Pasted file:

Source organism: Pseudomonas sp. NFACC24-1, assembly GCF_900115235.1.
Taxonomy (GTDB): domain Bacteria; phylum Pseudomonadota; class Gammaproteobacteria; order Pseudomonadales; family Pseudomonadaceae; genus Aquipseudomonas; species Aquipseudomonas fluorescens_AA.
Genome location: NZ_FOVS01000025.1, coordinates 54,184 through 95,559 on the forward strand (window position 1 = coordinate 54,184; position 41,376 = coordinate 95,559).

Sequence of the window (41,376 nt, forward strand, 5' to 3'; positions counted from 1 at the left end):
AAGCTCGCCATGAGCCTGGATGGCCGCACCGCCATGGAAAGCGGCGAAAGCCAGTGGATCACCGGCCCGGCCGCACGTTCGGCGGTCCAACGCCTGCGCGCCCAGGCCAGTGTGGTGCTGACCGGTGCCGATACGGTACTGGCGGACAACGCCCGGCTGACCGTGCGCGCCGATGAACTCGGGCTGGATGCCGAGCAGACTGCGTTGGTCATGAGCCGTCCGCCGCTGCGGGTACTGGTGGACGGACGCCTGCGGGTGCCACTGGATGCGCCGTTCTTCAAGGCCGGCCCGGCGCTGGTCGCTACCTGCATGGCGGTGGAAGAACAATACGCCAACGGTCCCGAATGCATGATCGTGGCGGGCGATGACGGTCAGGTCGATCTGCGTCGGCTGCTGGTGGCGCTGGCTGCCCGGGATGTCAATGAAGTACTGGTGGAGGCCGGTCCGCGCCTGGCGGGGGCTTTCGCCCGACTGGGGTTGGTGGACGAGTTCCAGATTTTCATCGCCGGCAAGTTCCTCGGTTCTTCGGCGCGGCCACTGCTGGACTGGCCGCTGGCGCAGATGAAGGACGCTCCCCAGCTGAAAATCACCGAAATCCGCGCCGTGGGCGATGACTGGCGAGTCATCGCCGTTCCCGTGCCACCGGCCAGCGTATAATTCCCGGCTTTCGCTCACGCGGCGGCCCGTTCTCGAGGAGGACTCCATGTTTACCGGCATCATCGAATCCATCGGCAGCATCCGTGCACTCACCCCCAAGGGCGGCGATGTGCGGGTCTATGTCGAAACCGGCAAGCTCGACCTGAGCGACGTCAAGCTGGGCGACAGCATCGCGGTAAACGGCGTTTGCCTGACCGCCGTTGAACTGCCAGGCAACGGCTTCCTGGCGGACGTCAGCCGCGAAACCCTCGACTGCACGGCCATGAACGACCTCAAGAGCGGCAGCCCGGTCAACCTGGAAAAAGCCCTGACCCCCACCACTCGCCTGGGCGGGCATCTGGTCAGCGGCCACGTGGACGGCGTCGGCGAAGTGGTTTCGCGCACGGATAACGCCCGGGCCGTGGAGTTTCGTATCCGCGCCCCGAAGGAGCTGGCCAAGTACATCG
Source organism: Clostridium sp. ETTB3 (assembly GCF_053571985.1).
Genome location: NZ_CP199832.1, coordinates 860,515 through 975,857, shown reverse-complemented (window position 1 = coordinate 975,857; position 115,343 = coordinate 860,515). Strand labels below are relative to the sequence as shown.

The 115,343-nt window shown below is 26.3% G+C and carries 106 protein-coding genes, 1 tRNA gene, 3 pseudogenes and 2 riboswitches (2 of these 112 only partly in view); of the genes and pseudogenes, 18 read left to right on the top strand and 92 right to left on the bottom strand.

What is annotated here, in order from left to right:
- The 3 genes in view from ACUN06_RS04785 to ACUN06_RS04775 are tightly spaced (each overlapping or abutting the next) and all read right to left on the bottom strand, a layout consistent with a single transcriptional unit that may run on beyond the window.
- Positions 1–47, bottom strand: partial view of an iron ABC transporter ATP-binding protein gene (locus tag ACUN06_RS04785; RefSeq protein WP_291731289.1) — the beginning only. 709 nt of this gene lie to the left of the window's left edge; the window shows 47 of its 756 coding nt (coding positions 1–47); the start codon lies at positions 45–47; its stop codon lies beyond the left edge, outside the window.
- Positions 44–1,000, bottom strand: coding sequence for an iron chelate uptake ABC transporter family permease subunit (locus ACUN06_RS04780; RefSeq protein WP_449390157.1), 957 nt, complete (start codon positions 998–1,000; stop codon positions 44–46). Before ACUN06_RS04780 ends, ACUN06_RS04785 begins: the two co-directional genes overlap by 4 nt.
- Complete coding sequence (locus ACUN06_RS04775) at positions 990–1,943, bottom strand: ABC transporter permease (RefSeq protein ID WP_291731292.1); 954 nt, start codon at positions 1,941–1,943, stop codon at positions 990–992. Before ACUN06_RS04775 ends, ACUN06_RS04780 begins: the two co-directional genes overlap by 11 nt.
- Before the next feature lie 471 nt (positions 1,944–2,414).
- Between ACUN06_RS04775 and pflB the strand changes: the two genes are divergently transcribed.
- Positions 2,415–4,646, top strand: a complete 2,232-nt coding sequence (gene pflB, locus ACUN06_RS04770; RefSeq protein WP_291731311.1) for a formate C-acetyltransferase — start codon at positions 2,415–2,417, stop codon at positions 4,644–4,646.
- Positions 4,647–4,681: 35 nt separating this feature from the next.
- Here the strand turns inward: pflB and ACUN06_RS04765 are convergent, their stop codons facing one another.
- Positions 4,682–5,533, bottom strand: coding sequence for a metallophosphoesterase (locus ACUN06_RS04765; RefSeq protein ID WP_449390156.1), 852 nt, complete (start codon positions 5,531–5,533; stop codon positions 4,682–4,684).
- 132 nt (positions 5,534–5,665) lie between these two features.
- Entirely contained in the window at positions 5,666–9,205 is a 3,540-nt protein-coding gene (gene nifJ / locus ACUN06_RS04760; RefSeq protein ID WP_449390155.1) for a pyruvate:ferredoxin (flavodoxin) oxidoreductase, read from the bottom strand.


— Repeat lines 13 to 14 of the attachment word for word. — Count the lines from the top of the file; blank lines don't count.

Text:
- Complete coding sequence (locus ACUN06_RS04775) at positions 990–1,943, bottom strand: ABC transporter permease (RefSeq protein ID WP_291731292.1); 954 nt, start codon at positions 1,941–1,943, stop codon at positions 990–992. Before ACUN06_RS04775 ends, ACUN06_RS04780 begins: the two co-directional genes overlap by 11 nt.
- Before the next feature lie 471 nt (positions 1,944–2,414).